There is no "one-size-fits-all" description of a college student. However, each student bears a responsibility to understand the diverse terrain that includes their peers. Who are the students you share class with? How have they come to share the college experience with you?
Imagine you live in the ancient city of Athens, Greece. You are a student at Plato’s University of Athens, considered to be the first institution of higher learning in the Western world. The campus sits just outside Athens’s city walls, a mile from
your home. You walk to class and take your seat in the gymnasium, where all classes are held. Gatherings are small – just a handful of fellow students – most are men born and raised in Athens. When your class is finished, you walk back to the city.
Hurry, because your daily work awaits you.
Let's return to the present time. How does your college environment compare to the university in ancient Athens? Where do you live, relative to campus? Do you report to a job before or after class? Who are your fellow students, and where do they live with respect to you and campus? What city or country are they from?
If you indulge these imaginative comparisons, you may find many similarities in the past and present. You may find many differences, too. Perhaps the most striking difference will be the makeup of each student body. Consider the following facts:
These brief statistics point to the scope of university life in the United States and the diversity of the student body. Clearly there is no "one-size-fits-all" description of a college student. However, each student bears a responsibility to understand the diverse terrain of his or her peers. Who are the students you may share class with? How have they come to share the college experience with you?
In this section, we look at several main categories of students and at some of the needs of students in those categories. We also take a brief look at how all students, regardless of background, can make a plan to be successful in college.
Traditional undergraduate students typically enroll in college immediately after graduating from high school, and they attend classes on a continuous full-time basis at least during the fall and spring semesters (or fall, winter, and spring quarters). They complete a bachelor’s degree program in four or five years by the age of twenty-two or twenty-three. Traditional students are also typically financially dependent on others (such as their parents), do not have children, and consider their college career to be their primary responsibility. They may be employed only on a part-time basis, if at all, during the academic year.
Nontraditional students do not enter college in the same calendar year that they finish high school. They typically attend classes part-time due to full-time work obligations. They are more likely to be financially independent, to have children, and/or to be caregivers of sick or elderly family members. Some nontraditional students may not have a high school diploma, or they may have received a general educational development degree (GED).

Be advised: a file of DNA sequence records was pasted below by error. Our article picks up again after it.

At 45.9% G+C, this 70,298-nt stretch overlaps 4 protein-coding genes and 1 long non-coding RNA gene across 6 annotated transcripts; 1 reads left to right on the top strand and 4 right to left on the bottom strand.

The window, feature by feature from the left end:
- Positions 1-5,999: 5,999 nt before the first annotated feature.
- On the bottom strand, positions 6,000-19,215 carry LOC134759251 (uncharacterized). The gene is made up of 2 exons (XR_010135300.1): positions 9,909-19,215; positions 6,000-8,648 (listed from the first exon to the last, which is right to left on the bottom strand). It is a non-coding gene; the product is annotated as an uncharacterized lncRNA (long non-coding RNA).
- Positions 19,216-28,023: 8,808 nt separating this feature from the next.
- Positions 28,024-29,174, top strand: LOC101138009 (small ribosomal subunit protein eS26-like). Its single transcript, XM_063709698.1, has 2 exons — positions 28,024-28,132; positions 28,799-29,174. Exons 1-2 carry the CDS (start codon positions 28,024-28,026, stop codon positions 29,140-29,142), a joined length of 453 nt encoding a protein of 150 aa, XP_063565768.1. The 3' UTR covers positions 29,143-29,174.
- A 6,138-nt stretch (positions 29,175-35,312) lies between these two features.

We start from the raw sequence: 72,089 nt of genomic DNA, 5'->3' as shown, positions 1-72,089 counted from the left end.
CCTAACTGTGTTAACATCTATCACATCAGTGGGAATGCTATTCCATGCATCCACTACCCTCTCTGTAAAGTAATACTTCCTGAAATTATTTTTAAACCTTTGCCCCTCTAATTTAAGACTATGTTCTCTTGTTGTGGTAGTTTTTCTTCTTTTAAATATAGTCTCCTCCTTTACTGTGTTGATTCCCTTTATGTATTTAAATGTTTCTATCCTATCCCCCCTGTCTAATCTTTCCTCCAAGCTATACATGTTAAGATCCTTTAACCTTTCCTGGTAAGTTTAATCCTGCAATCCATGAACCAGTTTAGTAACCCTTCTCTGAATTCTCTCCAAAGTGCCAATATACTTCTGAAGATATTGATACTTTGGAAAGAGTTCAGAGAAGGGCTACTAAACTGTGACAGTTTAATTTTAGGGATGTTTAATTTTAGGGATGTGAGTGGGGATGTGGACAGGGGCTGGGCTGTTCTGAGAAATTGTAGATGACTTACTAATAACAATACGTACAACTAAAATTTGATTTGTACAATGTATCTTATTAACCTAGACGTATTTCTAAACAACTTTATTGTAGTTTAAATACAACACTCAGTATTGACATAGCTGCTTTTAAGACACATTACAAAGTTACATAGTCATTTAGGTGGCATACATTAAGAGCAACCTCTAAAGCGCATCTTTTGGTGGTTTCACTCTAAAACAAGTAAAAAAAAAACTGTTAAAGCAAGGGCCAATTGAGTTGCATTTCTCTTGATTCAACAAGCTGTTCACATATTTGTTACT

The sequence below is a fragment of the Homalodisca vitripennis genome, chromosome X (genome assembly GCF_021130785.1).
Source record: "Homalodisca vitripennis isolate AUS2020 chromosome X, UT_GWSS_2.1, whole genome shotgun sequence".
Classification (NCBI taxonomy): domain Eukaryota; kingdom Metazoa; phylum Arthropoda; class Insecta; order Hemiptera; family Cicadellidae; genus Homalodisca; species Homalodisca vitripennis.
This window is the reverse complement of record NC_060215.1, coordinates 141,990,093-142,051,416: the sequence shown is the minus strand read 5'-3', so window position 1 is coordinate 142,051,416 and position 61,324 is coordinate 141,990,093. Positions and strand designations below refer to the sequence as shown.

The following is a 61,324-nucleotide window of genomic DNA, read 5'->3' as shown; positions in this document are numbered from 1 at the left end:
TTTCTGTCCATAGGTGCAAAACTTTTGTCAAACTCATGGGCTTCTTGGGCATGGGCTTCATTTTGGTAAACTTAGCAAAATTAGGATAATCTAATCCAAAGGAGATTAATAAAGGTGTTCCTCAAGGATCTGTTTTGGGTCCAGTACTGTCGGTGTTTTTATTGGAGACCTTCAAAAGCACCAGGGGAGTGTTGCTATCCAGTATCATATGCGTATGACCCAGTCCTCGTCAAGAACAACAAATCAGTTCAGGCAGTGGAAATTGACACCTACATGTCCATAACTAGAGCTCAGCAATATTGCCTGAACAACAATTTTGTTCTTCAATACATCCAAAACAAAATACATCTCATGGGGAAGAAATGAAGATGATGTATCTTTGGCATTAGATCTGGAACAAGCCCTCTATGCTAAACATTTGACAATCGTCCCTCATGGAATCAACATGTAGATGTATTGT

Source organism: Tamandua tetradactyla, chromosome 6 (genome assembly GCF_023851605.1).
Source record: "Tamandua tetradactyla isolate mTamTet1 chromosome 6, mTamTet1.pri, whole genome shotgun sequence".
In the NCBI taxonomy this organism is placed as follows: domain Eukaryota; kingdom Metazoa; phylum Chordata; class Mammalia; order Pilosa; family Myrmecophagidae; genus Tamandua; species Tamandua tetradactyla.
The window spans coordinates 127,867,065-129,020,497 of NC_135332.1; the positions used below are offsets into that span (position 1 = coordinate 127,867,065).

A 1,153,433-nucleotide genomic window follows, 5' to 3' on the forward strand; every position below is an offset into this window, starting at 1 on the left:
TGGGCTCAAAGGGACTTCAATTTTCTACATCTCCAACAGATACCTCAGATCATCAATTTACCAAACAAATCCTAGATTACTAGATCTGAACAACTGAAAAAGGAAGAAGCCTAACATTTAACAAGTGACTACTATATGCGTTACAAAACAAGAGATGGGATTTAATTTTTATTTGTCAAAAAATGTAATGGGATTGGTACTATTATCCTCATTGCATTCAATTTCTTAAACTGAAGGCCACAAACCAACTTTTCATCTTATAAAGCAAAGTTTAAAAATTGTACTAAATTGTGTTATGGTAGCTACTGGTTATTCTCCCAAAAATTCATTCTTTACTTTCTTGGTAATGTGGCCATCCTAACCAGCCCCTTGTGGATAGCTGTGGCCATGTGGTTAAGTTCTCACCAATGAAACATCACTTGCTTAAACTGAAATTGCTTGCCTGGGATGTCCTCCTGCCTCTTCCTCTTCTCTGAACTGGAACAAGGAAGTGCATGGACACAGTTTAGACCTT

The following video features several nontraditional students from the College of William and Mary in Williamsburg, Virginia. Students discuss their status as nontraditional students and how they feel about it. Note that the differences are not just with age but also experience. Click on the “cc” box underneath the video to activate the closed captioning.
International students are those who travel to a country different from their own for the purpose of studying in college. English is likely their second language. Nonnative speakers of English, like international students, come from a different culture, too. For both of these groups, college may pose special challenges. For example, classes may at first, or for a time, pose hardships due to cultural and language barriers.
First-generation students do not have a parent who graduated from college with a baccalaureate degree. College life may be less familiar to them, and the preparation for entering college may not have been stressed as a priority at home. Some time and support may be needed to become accustomed to the college environment. These students may experience a culture shift between school life and home life.
Students with disabilities include those who have attention-deficit/hyperactivity disorders, blindness or low vision, brain injuries, deafness/hard-of-hearing, learning disabilities, medical disabilities, physical disabilities, psychiatric disabilities, and speech and language disabilities. Students with disabilities are legally accorded reasonable accommodations that give them an equal opportunity to attain the same level of performance as students without a disability. Even with these accommodations, however, physical and electronic campus facilities and practices can pose special challenges. Time, energy, and added resources may be needed.
Many students are employed in either a part-time or full-time capacity. Balancing college life with work life may be a challenge. Time management skills and good organization can help. These students typically have two jobs—being a student and an employee. It can be a lot to balance.
While there are many advantages to living on campus, many students choose to live off campus and commute to class. This may be convenient or necessary for students who have a full set of responsibilities in off-campus jobs. It may also suit students who have the option to live at home with parents to avoid room and board fees. Many returning students are commuter students, too, and may come on campus only for classes. At some colleges, like urban and rural schools, commuting to campus may be the only option.
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